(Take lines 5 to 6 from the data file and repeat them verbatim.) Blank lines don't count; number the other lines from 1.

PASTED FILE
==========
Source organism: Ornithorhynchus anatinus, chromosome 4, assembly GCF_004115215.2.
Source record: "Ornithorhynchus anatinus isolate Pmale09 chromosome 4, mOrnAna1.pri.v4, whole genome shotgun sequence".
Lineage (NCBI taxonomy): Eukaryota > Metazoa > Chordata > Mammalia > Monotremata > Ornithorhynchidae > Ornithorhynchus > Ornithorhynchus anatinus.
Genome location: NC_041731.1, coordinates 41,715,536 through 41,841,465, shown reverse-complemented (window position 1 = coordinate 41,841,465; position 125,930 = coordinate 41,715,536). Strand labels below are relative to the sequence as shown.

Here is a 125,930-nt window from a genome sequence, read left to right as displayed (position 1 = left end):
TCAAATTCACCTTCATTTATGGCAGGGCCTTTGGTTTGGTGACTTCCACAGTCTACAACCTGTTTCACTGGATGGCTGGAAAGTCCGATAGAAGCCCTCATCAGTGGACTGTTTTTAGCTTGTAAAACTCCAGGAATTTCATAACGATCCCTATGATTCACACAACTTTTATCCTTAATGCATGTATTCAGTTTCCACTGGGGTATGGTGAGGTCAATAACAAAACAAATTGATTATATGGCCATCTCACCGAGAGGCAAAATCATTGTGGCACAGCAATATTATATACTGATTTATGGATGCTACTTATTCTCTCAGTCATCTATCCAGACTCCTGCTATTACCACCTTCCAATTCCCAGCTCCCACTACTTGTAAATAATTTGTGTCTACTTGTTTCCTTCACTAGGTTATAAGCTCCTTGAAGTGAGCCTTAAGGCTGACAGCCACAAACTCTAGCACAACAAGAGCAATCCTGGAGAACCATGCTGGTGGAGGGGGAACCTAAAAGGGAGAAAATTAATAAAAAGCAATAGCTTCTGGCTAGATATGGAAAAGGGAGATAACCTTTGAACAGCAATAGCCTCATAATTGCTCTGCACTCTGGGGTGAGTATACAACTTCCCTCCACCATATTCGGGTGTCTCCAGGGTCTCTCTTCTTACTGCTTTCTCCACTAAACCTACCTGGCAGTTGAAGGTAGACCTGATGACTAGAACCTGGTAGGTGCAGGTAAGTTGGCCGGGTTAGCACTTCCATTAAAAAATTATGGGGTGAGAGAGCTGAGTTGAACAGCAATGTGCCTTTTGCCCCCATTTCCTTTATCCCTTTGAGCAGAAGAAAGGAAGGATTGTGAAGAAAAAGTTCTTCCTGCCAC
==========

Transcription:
Here is a 125,930-nt window from a genome sequence, read left to right as displayed (position 1 = left end):
TCAAATTCACCTTCATTTATGGCAGGGCCTTTGGTTTGGTGACTTCCACAGTCTACAACCTGTTTCACTGGATGGCTGGAAAGTCCGATAGAAGCCCTCATCAGTGGACTGTTTTTAGCTTGTAAAACTCCAGGAATTTCATAACGATCCCTATGATTCACACAACTTTTATCCTTAATGCATGTATTCAGTTTCCACTGGGGTATGGTGAGGTCAATAACAAAACAAATTGATTATATGGCCATCTCACCGAGAGGCAAAATCATTGTGGCACAGCAATATTATATACTGATTTATGGATGCTACTTATTCTCTCAGTCATCTATCCAGACTCCTGCTATTACCACCTTCCAATTCCCAGCTCCCACTACTTGTAAATAATTTGTGTCTACTTGTTTCCTTCACTAGGTTATAAGCTCCTTGAAGTGAGCCTTAAGGCTGACAGCCACAAACTCTAGCACAACAAGAGCAATCCTGGAGAACCATGCTGGTGGAGGGGGAACCTAAAAGGGAGAAAATTAATAAAAAGCAATAGCTTCTGGCTAGATATGGAAAAGGGAGATAACCTTTGAACAGCAATAGCCTCATAATTGCTCTGCACTCTGGGGTGAGTATACAACTTCCCTCCACCATATTCGGGTGTCTCCAGGGTCTCTCTTCTTACTGCTTTCTCCACTAAACCTACCTGGCAGTTGAAGGTAGACCTGATGACTAGAACCTGGTAGGTGCAGGTAAGTTGGCCGGGTTAGCACTTCCATTAAAAAATTATGGGGTGAGAGAGCTGAGTTGAACAGCAATGTGCCTTTTGCCCCCATTTCCTTTATCCCTTTGAGCAGAAGAAAGGAAGGATTGTGAAGAAAAAGTTCTTCCTGCCAC